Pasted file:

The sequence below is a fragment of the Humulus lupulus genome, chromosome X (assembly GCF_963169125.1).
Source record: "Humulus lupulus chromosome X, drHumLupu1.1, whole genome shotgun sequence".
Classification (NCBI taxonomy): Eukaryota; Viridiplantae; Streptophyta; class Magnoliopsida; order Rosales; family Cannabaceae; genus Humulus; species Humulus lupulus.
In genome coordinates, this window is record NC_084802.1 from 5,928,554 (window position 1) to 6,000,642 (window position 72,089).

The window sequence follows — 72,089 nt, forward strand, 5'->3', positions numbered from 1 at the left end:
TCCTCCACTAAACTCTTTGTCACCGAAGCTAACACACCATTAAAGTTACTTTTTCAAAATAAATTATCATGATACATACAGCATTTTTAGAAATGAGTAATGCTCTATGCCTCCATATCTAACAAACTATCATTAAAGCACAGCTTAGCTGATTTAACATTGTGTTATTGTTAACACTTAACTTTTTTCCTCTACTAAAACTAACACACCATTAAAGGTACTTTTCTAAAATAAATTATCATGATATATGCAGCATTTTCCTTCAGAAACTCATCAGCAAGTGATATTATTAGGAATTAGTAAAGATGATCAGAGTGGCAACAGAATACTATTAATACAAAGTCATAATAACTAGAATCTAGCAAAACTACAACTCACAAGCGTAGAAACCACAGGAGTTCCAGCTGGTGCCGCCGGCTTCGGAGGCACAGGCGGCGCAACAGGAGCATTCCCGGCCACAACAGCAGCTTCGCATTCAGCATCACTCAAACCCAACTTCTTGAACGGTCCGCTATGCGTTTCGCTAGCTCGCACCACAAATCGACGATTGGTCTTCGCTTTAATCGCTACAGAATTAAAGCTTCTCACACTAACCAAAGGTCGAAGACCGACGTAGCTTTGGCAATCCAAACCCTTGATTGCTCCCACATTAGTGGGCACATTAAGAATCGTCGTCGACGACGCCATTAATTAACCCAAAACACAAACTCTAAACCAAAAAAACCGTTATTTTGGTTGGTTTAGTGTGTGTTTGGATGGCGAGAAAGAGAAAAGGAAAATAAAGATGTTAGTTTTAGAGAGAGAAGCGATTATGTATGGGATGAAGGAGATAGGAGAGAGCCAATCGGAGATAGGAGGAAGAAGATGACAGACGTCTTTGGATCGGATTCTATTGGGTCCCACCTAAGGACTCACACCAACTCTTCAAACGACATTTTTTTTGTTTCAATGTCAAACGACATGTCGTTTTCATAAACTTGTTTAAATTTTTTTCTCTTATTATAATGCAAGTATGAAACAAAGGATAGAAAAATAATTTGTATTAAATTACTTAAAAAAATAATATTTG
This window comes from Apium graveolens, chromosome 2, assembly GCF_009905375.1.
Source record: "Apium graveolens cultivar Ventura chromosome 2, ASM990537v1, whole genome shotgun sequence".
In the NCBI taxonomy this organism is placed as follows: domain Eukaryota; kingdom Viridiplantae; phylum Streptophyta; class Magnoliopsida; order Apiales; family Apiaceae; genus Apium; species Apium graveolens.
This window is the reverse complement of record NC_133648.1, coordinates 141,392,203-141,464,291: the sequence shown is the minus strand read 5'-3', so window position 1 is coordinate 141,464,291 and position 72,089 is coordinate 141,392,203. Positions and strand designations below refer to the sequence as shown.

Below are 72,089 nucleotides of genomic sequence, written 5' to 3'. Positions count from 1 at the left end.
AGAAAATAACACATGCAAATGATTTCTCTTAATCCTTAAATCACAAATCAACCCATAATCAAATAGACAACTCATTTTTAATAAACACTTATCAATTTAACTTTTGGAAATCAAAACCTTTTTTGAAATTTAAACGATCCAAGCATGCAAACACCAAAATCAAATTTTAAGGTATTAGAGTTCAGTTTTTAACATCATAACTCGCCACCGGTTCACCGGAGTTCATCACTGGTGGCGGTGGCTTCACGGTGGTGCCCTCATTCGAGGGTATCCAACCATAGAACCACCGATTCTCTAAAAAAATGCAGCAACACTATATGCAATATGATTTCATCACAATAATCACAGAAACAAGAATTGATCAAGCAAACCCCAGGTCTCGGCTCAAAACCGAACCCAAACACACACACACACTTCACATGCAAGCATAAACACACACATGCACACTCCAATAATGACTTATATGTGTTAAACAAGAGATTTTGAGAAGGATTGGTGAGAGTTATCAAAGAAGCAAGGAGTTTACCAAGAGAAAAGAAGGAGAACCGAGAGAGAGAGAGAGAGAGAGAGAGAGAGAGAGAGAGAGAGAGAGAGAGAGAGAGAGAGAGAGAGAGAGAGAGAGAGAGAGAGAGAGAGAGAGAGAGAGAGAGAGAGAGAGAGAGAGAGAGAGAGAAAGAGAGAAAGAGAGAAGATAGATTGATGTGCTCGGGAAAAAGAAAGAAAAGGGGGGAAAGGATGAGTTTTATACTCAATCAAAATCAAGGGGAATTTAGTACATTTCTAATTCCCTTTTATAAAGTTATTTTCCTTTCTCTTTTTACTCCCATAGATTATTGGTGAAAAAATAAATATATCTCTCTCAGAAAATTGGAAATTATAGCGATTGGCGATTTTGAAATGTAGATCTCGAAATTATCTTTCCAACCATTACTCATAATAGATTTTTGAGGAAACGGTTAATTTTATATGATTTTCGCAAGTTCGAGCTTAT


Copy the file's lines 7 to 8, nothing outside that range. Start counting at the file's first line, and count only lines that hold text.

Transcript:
This window comes from Apium graveolens, chromosome 2, assembly GCF_009905375.1.
Source record: "Apium graveolens cultivar Ventura chromosome 2, ASM990537v1, whole genome shotgun sequence".